"Take Associate partner Trafo House in Budapest. It had to be careful about its approach to the theme, as the political and social rhetoric in Hungary is often negative towards refugees. Whereas the seminars in other countries could begin with a positive approach to tackling refugee prejudice, Trafo House presented a seminar that put the Hungarian attendees, who were mainly school children, in the shoes of a refugee to produce an empathic response.
"As part of a forum theatre performance, they led a hypothetical discussion with the audience about what they would do if Hungary ran out of water and they had to flee. Where would they go? Which family members would they take with them? How would they sustain themselves?
"Putting the emphasis on to the audience was a great way of challenging prejudices and then drawing the discussion back to the current refugee crisis."
What about the project are you most proud of?
"The quality of the artwork and performances created. And the exceptional partnership working and the numbers reached as participants and audiences."
How did you find the process of working with Creative Europe Desk UK?
"ArtReach has always found working with Creative Europe Desk UK a really positive experience. Each member of the team is interested in the work we deliver and that impacts positively on our own enthusiasm and commitment.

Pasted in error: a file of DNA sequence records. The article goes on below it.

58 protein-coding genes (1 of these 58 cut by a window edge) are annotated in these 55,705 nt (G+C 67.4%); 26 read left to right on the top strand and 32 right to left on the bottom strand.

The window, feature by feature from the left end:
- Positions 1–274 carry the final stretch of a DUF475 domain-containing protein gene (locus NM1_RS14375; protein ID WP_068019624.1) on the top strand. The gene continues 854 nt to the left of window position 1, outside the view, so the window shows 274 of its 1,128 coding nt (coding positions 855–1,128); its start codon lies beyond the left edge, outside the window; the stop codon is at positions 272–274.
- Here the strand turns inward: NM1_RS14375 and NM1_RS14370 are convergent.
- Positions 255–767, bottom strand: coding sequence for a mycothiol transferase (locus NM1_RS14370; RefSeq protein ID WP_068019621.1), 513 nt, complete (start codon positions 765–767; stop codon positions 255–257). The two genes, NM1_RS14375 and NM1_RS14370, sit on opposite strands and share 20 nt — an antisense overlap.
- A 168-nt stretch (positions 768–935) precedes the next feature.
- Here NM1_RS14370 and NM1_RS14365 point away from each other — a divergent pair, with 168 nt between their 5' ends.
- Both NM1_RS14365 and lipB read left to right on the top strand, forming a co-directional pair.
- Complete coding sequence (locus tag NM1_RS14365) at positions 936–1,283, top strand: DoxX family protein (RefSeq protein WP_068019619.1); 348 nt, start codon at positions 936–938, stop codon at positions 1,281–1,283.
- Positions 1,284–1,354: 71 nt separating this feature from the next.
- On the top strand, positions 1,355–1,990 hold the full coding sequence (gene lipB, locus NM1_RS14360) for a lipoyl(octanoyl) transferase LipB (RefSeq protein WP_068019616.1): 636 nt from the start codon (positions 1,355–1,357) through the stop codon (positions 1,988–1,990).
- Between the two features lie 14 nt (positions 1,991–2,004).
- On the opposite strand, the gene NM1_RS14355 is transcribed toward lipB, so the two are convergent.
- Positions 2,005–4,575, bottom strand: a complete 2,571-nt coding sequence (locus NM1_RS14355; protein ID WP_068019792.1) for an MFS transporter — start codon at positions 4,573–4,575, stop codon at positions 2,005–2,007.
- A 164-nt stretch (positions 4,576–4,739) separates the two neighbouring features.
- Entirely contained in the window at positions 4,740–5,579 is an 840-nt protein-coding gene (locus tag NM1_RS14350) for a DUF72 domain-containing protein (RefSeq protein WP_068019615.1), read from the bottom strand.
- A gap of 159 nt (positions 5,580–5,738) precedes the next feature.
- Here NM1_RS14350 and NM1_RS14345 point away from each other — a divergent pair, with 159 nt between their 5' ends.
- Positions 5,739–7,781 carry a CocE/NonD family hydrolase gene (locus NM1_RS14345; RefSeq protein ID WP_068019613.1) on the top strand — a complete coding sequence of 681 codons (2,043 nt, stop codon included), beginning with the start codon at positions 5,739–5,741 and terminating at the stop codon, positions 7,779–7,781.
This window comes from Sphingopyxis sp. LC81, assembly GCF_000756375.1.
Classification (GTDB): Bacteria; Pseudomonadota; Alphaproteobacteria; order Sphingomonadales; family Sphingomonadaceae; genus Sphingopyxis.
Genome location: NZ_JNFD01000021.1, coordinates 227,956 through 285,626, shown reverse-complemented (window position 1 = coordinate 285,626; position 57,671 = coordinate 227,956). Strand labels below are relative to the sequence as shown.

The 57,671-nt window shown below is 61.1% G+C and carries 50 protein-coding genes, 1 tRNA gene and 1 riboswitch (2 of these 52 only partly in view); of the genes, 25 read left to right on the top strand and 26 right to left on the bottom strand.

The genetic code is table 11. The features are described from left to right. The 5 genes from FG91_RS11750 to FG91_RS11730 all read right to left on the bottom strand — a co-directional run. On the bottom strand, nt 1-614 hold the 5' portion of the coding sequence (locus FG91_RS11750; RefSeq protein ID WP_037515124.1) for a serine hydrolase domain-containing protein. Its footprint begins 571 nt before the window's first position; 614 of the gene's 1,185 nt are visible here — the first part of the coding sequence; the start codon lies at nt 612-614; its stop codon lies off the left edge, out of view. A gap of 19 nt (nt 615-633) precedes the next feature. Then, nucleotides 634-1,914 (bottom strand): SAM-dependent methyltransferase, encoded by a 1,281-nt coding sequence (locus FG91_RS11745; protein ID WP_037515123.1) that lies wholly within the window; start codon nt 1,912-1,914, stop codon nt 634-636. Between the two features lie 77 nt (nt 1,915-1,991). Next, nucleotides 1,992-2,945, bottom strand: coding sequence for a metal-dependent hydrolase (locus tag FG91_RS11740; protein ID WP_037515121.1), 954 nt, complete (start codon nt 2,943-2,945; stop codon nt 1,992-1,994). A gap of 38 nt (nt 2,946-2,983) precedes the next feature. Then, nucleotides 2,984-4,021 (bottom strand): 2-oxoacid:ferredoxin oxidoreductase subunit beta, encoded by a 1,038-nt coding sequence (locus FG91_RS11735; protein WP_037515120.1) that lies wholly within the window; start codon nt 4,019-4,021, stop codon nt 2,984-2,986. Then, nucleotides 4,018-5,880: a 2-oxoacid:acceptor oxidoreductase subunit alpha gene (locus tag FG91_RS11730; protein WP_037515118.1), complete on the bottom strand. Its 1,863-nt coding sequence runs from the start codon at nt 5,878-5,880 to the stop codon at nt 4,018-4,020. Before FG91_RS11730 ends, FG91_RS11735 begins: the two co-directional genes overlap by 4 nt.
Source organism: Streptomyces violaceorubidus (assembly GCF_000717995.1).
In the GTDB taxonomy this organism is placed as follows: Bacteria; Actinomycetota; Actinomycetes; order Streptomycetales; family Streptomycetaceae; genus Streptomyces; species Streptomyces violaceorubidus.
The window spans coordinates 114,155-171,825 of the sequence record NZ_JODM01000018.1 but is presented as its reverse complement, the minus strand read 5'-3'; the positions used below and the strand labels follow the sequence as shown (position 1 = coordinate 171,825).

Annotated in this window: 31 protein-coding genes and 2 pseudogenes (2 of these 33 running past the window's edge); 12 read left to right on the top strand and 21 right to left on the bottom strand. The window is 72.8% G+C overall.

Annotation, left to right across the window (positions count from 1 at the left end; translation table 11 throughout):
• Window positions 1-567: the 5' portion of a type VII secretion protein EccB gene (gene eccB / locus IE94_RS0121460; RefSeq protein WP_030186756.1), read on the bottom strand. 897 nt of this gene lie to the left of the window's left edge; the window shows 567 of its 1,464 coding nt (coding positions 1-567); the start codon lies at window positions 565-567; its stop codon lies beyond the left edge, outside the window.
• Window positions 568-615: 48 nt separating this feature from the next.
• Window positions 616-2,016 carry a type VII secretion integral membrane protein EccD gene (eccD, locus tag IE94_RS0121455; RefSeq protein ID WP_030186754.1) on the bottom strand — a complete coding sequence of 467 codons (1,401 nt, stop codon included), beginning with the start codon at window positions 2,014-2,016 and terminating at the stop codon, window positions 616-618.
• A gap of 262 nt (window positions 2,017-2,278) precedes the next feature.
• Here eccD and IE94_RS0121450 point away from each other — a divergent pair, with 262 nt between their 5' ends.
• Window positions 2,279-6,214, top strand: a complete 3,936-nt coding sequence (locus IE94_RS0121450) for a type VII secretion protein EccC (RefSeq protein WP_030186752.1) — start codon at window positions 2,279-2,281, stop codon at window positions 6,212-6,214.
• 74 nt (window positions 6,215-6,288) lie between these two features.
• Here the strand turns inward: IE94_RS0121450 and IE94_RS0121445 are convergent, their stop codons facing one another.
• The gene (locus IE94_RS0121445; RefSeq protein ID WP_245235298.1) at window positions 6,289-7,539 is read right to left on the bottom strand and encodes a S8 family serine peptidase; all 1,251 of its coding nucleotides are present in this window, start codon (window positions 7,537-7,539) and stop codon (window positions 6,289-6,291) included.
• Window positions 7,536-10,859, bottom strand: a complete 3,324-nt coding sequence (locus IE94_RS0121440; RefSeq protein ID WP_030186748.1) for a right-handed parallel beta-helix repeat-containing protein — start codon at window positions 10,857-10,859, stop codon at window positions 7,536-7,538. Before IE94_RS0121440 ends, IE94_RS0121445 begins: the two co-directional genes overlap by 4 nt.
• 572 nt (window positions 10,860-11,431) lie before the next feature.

"It was great to be invited to speak at the COLLABORATE! conference too. Look Up artist and Iranian refugee Jamal Jameel spoke about his experiences with the JOURNEYS Project, and it was a wonderful opportunity to help spread the word further within the arts industry about the project. A big thank you to you all for your ongoing support!"
What advice would you give to potential applicants of Creative Europe?
Build strong partnerships before writing a bid and take time to do this. Ensure that you are fully conversant with the guidelines and criteria. Don't be put off by the apparent bureaucracy: it's actually a very positive ingredient of a system that is geared towards fairness and equality of opportunity.
Be aware that the project may involve substantial learning. For instance from the JOURNEYS project, we met some challenges that then resulted in the following best practice:
1. To establish a home, familiarise and integrate, refugees and asylum seekers need a voice and visibility. Artistic activity is the best vehicle to enable this. This can be delivered in many forms:
- Engagement in visual arts projects
- Involvement in museums and with their collections
- Creative writing
- Taking part in performances
- Simply helping deliver creative events
2. Substantial investment in direct relationship-building with refugees and asylum seekers is essential to facilitate effective creative engagement. We have found that setting up ROOTS groups of refugees to provide a sounding board and advisory body has brought many benefits to the project. Our team members attend drop in sessions each week in each city to build relationships and trust with both refugees and refugee support workers.
3. Cultural venues/organisations need support to build the knowledge, skills and experience that enable staff to welcome and provide creative support to refugees and asylum seekers. We have developed and delivered bespoke training sessions for cultural workers encompassing those in junior positions e.g. ushers, box office personnel, as well as senior cultural managers.
09 Apr 2018